After taking a week off for the Stanley Cup Finals, American Ninja Warrior is back with a brand new episode Monday night. And if you tune in, you might see some familiar faces.
This week, ANW heads up Interstate 35 to Oklahoma City, where more than a dozen North Texas ninjas competed.
Here are some names to look out for.
The latest news from around North Texas.
Karsten "The Big Kat" Williams
Perrenial contender Karsten Williams is back for his seventh season of American Ninja Warrior. The five-time national finalist says Season 11 is "the most exciting one yet".
Since competing on the show last season, Williams' life has taken an unexpected, but exciting turn. In October 2018, he helped open a brand new ninja training gym in Frisco called Ninja Nation, where he now works full-time as its head coach.
"This is my career now," said Williams. "It's funny how your journey and path can change at any moment — and you just have to be ready to accept it and be ready to receive it."
He remains a fierce competitor, still hungry to get past Stage 1 in Las Vegas — a feat he has not yet accomplished. But now as a coach, who works with kids, adults in their 50's, and even his fellow competitors, his own success is no longer his only priority.[[511410922,C]]
"It's a great opportunity to be able to do what I do," said Williams. "I want to inspire others to do the same."
The group of ninja hopefuls he trains with at Ninja Nation sent more than a dozen competitors to the qualifiers in Oklahoma City. He hopes that number continues to grow.
"I take pride in that," said Williams. "And I can guarantee, this season is going to be electrifying to watch. You're going to see some magic happen this season."
Scotty K is a first-time ninja — and a morning show co-host on Hot 93.3 in Dallas.
He and his son Chance are longtime fans of American Ninja Warrior. Trying to be the "cool dad", as he puts it, he made a remark one night after they watched the show that set everything in motion.
"I said I could do that," said Scotty. "He said no you can't dad. Then I said well now I have to do it."
After making the bet with Chance, he sent in an audition tape — and much to his surprise, he was offered a spot on Season 11.
With one hurdle cleared, he quickly came up against another — he had never been on a course, or any obstacle for that matter, like the ones he would see in Oklahoma City.
"I knew if I was gonna do it, I was gonna need some help," said Scotty. "So there's no one better to help than Karsten."
He went to Ninja Nation in Frisco and got to work.
Most ninjas who compete on the show spend at least a year training. He had two months to get ready.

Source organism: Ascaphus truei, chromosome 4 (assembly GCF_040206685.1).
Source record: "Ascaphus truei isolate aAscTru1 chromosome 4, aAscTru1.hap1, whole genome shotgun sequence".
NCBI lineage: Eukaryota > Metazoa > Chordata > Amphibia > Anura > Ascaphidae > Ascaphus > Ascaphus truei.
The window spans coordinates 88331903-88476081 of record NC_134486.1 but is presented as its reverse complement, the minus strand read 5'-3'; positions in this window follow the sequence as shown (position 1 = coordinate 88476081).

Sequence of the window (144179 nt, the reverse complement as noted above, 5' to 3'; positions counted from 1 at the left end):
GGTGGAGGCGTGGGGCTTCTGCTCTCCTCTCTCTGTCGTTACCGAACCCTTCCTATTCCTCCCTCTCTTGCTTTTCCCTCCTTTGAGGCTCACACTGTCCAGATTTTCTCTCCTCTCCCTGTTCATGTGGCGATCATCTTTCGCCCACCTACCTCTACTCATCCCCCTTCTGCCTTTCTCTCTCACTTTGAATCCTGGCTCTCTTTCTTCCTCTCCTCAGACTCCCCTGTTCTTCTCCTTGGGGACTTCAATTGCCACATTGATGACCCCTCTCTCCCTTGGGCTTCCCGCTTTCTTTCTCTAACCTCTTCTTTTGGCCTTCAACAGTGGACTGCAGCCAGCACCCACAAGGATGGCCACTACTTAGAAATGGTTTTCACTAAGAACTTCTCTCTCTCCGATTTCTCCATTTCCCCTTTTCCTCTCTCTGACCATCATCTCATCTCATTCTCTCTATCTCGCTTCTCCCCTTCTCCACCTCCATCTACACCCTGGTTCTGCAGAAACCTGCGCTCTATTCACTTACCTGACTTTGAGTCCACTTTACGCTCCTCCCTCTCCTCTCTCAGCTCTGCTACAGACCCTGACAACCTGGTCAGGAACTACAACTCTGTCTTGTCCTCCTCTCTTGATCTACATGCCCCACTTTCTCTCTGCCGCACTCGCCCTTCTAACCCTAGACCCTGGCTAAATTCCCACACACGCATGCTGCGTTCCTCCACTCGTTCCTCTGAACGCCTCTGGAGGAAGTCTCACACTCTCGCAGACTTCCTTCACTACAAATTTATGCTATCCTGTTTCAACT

"The first time I stepped into Ninja Nation, I was like oh my god, this is the scariest thing I've ever done in my life. But that's what it's all about. It's about overcoming your fears and doing something that you never thought you could do."
He says waiting for the buzzer at the starting line in Oklahoma City was one of the most surreal experience of his life. And he's proud of how he performed.
He insists if he can do it, anyone can.
"Anybody that's thinking about doing something that's outside of their comfort zone, do it."
Jonathan "JB" Bange
Jonathan "JB" Bange is a two-time ninja, who coaches with Williams at Ninja Nation in Frisco.
He says there are still days he has to pinch himself to make sure this is his actual life.
"I am the youngest son of a single mother who had a 9th grade education," said Bange. "I'm from Oak Cliff. And I had chronic asthma growing up. For me — this was nowhere in the play for me."
Passionate about fitness, he began helping another American Ninja Warrior train for the show's 9th season.
"And I traveled with him to the show," said Bange. "I kind of wanted to do it, but I didn't think I had the time or money or resources. And from there, he challenged me to do it — and then signed me up involuntarily for my first competition."
During that first competition, he let his nerves get the better of him — and he fell on the first obstacle. He says that was when he "got bit by the bug" and was determined to do better.
"Ultimately, I do this because I want to be the best version of myself," said Bange.
He competed in Season 10 of ANW, but did not make it past the qualifier. He looks to improve in Season 11 — not just for himself, but for the kids he works with at the gym.
"I want to show them that you can do anything you put your mind and heart to," said Bange. "And if you're willing to put in the work, this can happen for you too."
Preston Bonds is a first-time ninja, who made it onto Season 11 as a walk-on — meaning the show's producers didn't offer him a spot based on his audition tape, but his name was drawn in a lottery for hopefuls.
He'd tried for six years to get on American Ninja Warrior, but was never successful.
Still he persevered.
"I kept going to the gym at least once a week, training with my friends and family, putting in the work," said Bonds. "And then finally, I got the opportunity to actually participate this year. So I was super excited."
Bonds traveled to Oklahoma City with no guarantees he'd get to run the course. He says he was speechless when they called his name.
"The whole time I'm thinking, you've put in the time, you've put in the effort, your name is going to get called," said Bonds. "And sure enough, number 9 of 20 was Preston Bonds. I ran down there and I gave the producer a big hug. I actually almost knocked him into this river that we were filming next to."
He would have to persevere one more time as he waited for his turn to face the course.
"I was THE last one to run the course," said Bonds. "It was in the wee hours of the morning. I'd been up all night. But that's the name of the game. You gotta be ready whenever they call you and perform."
Bonds says it was worth the wait. And he continues to train at Ninja Nation, hoping this won't be his last ANW experience.
American Ninja Warrior airs at 7 p.m. on NBC 5.